Linked by Thom Holwerda on Fri 16th Aug 2013 16:10 UTC
Talk, Rumors, X Versus Y

In the past two months, Microsoft and Google have been bickering over one central issue: HTML5. The Verge has learned that Google is forcing Microsoft to build its YouTube Windows Phone app in HTML5, despite its own Android and iOS versions using superior native code. Although Microsoft has offered to build ad support along with making other tweaks as Google has requested, a full HTML5 app isn't currently possible on the platform.

The difficult thing here is that Google actually has a very good case; it's their API, their service, their rules. On top of that, YouTube publishers - big and small - need to earn money from advertisements too, and incorrect implementations make that harder. Microsoft's mafia practices regarding patents, extorting companies to pay for Android use even though Microsoft has contributed zero code to Android plays a role too. Lastly, Windows Phone is essentially irrelevant with 3% market share - it's not as if Microsoft ever concerned itself with minority platforms.

Still, all this does is hurt consumers, no matter how few Windows Phone users there are. Just work this out, please, you bunch of children.

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RE[4]: Why insist on HTML5?
by cdude on Sat 17th Aug 2013 01:39 UTC in reply to "RE[3]: Why insist on HTML5?"
cdude
Member since:
2008-09-21

Private API permission is outside of the discussions on the terms of service of a Public API

Exactly not. The youtube terms are clear what API's are allowed, what a client can and cannot do. There is even a link to the youtube API pages at the very first sentence and the whoke first chapter is about "API usage". Read it.


In order to get access to Google's Private APIs, you need to negotiate with Google

Google is a company. Pay enough and you can buy youtube, change the ToS or get special deals.

which may


The PUBLIC youtube ToS and APIs, those everyone can use under the same conditions, are visible, clear, public, not private since a long time. A user of the free (as in no money) youtube-services needs to fulfit those. There is no excuse. Take it or leave. Point.

IF Microsoft got into secret negotiations with Google to bypass some of those conditions and IF Google sayed okay but we request you do use HTML5 (all your speculation) then .... then what Microsoft complains about here? That they can't get things for free others never got? That they can't bypass, no dicatete, the rules (that apply to all others too, not only to Microsoft) when using services of others?

I think you may have a point in that Microsoft's actual complain is that they got the same conditions, the same API everybody else has. And WHEN (speculation of yours again) Microsoft got into secret negotiations to get another deal then its a complain that they don't get them for free.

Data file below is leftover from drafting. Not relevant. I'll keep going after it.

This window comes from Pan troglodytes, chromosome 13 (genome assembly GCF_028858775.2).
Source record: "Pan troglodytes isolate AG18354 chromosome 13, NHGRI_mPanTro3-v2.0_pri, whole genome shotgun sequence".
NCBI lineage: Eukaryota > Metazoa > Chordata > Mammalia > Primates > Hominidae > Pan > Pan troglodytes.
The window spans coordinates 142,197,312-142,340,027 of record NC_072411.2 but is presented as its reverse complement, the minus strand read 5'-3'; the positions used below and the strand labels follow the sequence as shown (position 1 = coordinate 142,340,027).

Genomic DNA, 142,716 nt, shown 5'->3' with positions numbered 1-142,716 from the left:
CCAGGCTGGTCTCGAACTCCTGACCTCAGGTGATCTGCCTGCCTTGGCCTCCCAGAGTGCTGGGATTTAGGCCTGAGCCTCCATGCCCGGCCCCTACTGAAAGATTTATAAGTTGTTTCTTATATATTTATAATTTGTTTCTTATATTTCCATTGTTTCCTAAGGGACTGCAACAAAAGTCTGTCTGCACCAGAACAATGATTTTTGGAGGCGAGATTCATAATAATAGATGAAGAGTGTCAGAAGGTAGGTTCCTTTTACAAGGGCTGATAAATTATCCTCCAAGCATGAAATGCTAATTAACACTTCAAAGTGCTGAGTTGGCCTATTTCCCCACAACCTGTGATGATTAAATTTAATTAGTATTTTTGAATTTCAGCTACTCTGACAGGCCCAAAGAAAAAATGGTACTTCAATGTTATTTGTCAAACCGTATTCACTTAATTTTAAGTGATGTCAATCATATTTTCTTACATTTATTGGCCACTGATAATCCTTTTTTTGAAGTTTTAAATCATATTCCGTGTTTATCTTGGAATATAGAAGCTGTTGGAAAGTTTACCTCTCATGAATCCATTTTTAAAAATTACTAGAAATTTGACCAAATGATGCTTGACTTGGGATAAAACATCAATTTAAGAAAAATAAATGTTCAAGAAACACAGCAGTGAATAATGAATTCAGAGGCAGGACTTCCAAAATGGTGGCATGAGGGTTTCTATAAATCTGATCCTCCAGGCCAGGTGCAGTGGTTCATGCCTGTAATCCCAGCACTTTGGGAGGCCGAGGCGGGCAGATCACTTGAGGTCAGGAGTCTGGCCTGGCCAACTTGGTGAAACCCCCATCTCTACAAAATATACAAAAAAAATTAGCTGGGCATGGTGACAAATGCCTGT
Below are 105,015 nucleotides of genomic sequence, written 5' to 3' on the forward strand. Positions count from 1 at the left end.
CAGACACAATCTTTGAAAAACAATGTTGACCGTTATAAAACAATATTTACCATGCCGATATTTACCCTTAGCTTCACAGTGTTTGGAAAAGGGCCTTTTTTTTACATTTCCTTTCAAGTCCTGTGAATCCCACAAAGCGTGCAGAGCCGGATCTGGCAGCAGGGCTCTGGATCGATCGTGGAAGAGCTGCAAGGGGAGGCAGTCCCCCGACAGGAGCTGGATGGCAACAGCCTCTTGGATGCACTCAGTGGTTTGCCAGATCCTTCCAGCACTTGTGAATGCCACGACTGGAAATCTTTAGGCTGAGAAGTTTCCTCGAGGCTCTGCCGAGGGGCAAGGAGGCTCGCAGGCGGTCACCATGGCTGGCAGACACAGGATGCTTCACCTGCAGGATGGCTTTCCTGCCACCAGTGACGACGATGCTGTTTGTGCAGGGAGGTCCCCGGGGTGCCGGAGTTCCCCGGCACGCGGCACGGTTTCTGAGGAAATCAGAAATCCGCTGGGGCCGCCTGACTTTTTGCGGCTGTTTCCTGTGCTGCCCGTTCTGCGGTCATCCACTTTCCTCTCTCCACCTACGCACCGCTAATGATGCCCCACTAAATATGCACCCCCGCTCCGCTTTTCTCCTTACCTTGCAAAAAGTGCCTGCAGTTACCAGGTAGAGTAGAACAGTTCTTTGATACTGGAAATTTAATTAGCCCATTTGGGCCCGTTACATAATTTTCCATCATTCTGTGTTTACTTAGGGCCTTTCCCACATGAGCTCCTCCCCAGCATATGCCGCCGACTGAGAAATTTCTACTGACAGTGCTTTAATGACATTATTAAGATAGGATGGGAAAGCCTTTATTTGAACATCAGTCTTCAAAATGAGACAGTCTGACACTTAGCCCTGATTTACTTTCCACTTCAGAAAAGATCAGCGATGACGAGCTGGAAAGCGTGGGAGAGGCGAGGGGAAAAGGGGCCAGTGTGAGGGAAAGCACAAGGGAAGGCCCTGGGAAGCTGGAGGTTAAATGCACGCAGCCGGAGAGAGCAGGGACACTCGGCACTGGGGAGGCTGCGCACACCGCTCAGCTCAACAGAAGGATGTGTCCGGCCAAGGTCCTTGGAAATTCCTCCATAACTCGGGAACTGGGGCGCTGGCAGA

Edited 2013-08-17 01:57 UTC

Reply Parent Score: 2

RE[5]: Why insist on HTML5?
by Nelson on Sat 17th Aug 2013 01:50 in reply to "RE[4]: Why insist on HTML5?"
Nelson Member since:
2005-11-29


Exactly not. The youtube terms are very clear what API's are allowed. There is even a link to the youtube API pages at the very first sentence.


Right, but the goal isn't to stay within the confines of the public API. Its to get access to the private API. That requires negotiation, and thus isn't governed by the constraints of the public facing API's TOS.

This means that HTML5 being mentioned or not mentioned in the TOS is irrelevant, as it may have been a stipulation from Google to gain private API access.


Its a company. Pay enough and you can buy youtube, change the ToS or do whatever you like.


What?

IF Microsoft got into secret negotiations with Google to bypass some of those conditions and IF Google sayed okay but we request you do use HTML5 then .... then what Microsoft complains about here? That they can't get things for free others never got?


Precisely. Microsoft wants level footing with other platforms. Not to be trapped inside of the ToS confines of a public API which is more of a content aggregation plaything than a usable API.

This is a negotiation. There's push and pull from both sides. Microsoft is taking their complaints public because its waging a PR war, they know what they're doing.

Reply Parent Score: 3

RE[6]: Why insist on HTML5?
by cdude on Sat 17th Aug 2013 02:25 in reply to "RE[5]: Why insist on HTML5?"
cdude Member since:
2008-09-21

Microsoft wants

That part is more then visible.


be trapped inside of the ToS confines of a public API which is more of a content aggregation plaything than a usable API


You never wrote a youtube app or even looked at the API then. I think what you liked to say but omitted is that Microsoft offered MORE then youtube at Android and youtube at iPhone offer, much more. Access to content marked private, downloading of videos, no ads. Something Google CANNOT grant official access to (removing ads may get in conflict with %-revenue deals) even in secret negotiations cause, you know, there are deals between content-providers and youtube in place. Contracts, laws, lawyers, expensive, etc. Youtube even NEEDS to block that Microsoft app else they not only lose revenue but may get sued in court by content-owners cause of contract-violations.


Microsoft is taking their complaints public because its waging a PR war, they know what they're doing.


And while Microsoft wents on some obscure PR wars for unknown reasons (hunting for weapons of mass destruction?) WP-users suffer and have no youtube. Clever. Latest now I would switch to something else. Who needs to buy products from a company that drags you into there obscure PR wars so you suffer?

Edited 2013-08-17 02:38 UTC

Reply Parent Score: 3